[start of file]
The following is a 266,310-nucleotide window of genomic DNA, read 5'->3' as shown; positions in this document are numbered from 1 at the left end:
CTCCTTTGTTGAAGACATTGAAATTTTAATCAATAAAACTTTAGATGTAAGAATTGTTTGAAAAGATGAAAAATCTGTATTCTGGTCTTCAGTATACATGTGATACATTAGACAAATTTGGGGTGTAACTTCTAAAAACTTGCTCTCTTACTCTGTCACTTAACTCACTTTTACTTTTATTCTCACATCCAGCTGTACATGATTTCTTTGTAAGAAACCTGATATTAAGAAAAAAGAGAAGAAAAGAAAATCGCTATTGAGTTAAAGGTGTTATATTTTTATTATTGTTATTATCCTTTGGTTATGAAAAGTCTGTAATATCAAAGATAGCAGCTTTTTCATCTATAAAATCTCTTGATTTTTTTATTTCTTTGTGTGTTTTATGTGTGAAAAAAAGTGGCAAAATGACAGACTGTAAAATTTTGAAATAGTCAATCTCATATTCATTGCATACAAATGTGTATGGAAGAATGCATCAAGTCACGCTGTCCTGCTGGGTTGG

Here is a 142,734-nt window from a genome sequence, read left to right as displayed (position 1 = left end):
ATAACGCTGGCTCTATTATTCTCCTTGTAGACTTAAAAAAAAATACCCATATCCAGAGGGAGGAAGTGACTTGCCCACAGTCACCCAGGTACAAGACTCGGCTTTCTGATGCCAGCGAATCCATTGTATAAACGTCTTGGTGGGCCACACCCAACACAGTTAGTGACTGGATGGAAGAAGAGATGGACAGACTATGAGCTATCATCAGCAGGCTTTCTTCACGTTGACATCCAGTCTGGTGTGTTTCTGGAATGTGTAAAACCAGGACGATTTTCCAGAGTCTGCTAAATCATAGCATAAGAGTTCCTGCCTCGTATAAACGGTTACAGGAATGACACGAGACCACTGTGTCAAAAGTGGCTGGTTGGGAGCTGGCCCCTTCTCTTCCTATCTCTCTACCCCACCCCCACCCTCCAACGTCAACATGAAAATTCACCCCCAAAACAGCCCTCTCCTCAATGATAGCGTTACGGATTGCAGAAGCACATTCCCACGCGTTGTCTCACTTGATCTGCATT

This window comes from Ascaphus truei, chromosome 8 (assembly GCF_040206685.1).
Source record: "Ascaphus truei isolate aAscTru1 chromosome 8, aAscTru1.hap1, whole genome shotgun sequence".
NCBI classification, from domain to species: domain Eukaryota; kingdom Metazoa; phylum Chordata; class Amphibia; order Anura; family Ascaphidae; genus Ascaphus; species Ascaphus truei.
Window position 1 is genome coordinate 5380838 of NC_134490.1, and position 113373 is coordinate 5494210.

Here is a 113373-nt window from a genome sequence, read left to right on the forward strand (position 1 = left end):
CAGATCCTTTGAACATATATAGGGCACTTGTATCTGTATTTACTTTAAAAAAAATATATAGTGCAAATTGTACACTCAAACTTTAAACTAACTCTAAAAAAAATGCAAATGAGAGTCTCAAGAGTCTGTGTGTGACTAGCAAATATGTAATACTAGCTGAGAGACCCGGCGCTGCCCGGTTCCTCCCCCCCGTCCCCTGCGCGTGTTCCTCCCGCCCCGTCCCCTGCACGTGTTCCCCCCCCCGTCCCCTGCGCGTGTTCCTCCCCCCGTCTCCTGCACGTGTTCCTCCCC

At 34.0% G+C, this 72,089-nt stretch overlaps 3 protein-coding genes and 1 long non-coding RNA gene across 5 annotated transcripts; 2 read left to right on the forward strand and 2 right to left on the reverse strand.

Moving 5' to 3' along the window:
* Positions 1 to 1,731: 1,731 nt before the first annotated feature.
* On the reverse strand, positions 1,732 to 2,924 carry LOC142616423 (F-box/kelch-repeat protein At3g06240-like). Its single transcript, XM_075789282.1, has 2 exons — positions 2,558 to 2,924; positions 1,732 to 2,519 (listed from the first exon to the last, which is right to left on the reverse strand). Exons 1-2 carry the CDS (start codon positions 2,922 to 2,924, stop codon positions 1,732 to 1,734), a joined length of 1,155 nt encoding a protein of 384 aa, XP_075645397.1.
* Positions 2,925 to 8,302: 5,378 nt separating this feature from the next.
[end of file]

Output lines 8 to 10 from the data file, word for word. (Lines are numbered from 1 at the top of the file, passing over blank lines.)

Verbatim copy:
Window position 1 is genome coordinate 5380838 of NC_134490.1, and position 113373 is coordinate 5494210.

Here is a 113373-nt window from a genome sequence, read left to right on the forward strand (position 1 = left end):
CAGATCCTTTGAACATATATAGGGCACTTGTATCTGTATTTACTTTAAAAAAAATATATAGTGCAAATTGTACACTCAAACTTTAAACTAACTCTAAAAAAAATGCAAATGAGAGTCTCAAGAGTCTGTGTGTGACTAGCAAATATGTAATACTAGCTGAGAGACCCGGCGCTGCCCGGTTCCTCCCCCCCGTCCCCTGCGCGTGTTCCTCCCGCCCCGTCCCCTGCACGTGTTCCCCCCCCCGTCCCCTGCGCGTGTTCCTCCCCCCGTCTCCTGCACGTGTTCCTCCCC